|Waterlow Court (Hampstead Garden Suburb)||Barnet|
Waterlow Court is an enclave of cloistered flats designed in 1904 by architect M H Baillie Scott, his only multiple housing scheme for Hampstead Garden Suburb. It was built as a communal residence for professional single women by the Improved Industrial Dwellings Company Ltd, whose chairman was Lord Sidney Waterlow. Around the buildings are five landscaped areas with lawns, beds, a wild garden with 35 fruit trees and a 1939 pre-cast shelter. The layout remains similar today to that of Baillie Scott's original plan; it is likely that the planting scheme was inspired by Gertrude Jekyll.
The information shown above was correct at the time of the last update 01/06/2008
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Grounds of cloistered flats designed in 1904 and completed in 1909 by the distinctive English architect M H Baillie Scott (1856-1945), his only multiple housing scheme for Hampstead Garden Suburb that was built. It was erected by the Improved Industrial Dwellings Company Ltd, whose chairman was Lord Sidney Waterlow, as a communal residence for professional single women. Baillie Scott, one of the Arts and Crafts Movement architects, adhered to the principle of 'Truth to Materials', and all door and window furniture at Waterlow Court, for example, were specially designed and made. In his book 'Houses and Gardens' (1906) Baillie Scott describes flats as country houses stacked one above the other, with all rooms off a hall. The interiors of some of the flats have exposed timbers and dowelled joints. 'The materials derive from Voysey, the cloisters from Lutyens's house ‘Orchards'. The courtyard shows Baillie Scott at his starkest, with sheer unbroken white plaster walls and smooth undecorated round-arched cloisters yet there is softness and gentleness in the proportions.' (OGSW booklet, 2008).
When it was built Waterlow Court comprised 50 individual flats of 3 to 5 rooms, with a communal dining room and small Common Room, housekeeper's and servants' accommodation and a kitchen where communal meals were prepared. Porter's accommodation was either side of the main entrance. The cloisters around the central courtyard allowed covered access from all the flats to the dining room and other communal rooms housed in a gabled block at the centre of the rear range facing the courtyard. The communal rooms were later converted to flats and the complex now has 54 flats in all. The first man came to live here in 1943 and there is now at least one family; the residents are all shareholders in Waterlow Court Residents Association Ltd, which was set up in 1986 to acquire the freehold and manage the property, by then falling into disrepair following neglect by successive freeholders. A policy of lessee-occupiers only preserves the character of Waterlow Court.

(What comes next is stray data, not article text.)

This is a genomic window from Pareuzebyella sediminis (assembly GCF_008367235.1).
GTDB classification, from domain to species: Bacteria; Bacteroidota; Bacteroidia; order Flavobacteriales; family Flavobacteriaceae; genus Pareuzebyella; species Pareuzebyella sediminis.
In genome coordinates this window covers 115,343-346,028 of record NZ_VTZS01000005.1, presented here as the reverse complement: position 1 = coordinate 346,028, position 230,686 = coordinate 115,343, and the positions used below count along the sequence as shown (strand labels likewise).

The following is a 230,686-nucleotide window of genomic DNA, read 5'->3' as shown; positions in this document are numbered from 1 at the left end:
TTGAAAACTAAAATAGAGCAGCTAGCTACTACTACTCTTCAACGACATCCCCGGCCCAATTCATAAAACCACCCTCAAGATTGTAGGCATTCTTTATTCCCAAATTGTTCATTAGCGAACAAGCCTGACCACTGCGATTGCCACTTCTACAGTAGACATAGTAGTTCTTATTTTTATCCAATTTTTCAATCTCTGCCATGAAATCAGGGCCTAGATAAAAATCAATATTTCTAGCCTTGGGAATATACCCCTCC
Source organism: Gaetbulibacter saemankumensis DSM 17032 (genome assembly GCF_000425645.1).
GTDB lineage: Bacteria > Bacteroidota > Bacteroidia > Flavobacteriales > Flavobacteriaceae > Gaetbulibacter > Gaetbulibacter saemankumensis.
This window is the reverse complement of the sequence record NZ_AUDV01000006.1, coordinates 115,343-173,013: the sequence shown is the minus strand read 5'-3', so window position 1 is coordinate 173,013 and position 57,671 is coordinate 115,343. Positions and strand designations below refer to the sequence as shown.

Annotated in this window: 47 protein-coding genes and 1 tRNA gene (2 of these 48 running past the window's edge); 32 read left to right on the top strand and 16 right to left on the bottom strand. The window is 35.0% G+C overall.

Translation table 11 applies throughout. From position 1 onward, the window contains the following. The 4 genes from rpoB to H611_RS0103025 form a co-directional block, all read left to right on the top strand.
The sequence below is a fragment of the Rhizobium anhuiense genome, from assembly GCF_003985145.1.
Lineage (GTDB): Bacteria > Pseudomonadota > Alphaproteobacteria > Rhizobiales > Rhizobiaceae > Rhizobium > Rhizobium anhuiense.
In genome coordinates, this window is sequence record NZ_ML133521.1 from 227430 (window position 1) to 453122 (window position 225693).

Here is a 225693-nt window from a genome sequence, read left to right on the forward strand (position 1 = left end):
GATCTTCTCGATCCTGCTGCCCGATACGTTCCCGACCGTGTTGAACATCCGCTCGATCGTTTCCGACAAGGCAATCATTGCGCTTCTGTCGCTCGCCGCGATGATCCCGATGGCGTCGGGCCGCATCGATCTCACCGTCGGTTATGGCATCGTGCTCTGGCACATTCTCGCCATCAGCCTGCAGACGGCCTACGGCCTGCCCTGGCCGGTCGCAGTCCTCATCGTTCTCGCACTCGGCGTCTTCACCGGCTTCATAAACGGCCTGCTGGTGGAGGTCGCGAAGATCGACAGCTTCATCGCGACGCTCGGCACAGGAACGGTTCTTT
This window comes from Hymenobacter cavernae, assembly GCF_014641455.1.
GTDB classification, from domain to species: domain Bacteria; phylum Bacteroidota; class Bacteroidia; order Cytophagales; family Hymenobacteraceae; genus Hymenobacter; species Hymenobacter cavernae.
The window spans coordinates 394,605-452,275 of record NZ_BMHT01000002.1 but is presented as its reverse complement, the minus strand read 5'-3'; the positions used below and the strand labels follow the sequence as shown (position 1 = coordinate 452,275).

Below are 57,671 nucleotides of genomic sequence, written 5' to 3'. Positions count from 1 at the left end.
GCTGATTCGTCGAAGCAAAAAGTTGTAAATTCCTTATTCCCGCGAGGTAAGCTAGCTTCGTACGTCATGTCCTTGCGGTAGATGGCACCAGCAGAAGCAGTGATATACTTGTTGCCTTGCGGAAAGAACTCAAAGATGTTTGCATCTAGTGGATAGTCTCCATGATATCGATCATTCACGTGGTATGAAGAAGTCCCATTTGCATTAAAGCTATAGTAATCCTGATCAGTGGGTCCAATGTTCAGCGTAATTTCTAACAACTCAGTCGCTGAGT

There are five landscaped areas with lawns, beds, a wild garden with 35 fruit trees and a 1939 pre-cast shelter. The layout is very similar today to that of Baillie Scott's original plan; it is likely that the original planting scheme was inspired by Gertrude Jekyll. From the entrance gate a covered way leads to the housing, either side of which are lawns with shrub borders and trees, including a mulberry and a black walnut. The central courtyard has a square lawn surrounded by paved paths along which are a number of benches, backed by flower borders to the cloisters, planted with flowers, shrubs, climbing roses. Surrounding the housing are more lawns: that on one side is terminated by a bungalow and that on the other by a garden shed with grandiose portico; originally there were one or two croquet lawns here. Along the border to the north lawn is a row of pollarded Lombardy poplars, planted when the adjacent site was built. As elsewhere in Hampstead Garden Suburb, hedges with arches were an important feature and most of those at Waterlow Court have been restored in recent years. The garden area at the back is likely to have been used for growing food; this was certainly the case during WWII. The large number of fruit trees recalls Dame Henrietta Barnet's ambition for every house in Hampstead Garden Suburb to have its fruit tree. The mound at the back of this area may possibly have been formed from building spoil, and is a wilder area with self-seeded trees and shrubs. A flight of steps leads up from a small formal garden behind what was the communal dining room; this was created in celebration of the Millennium and has a sundial and box hedging.
Leaflet produced for OGSW 2008; Diane Haigh 'Baillie Scott: The Artistic House' (Academy Editions, 1995); Mervyn Miller and A Stuart Gray, 'Hampstead Garden Suburb' (Phillimore, 1992); 'Fighting the battle of Waterlow Court', Chartered Surveyor Weekly, 17 April 1986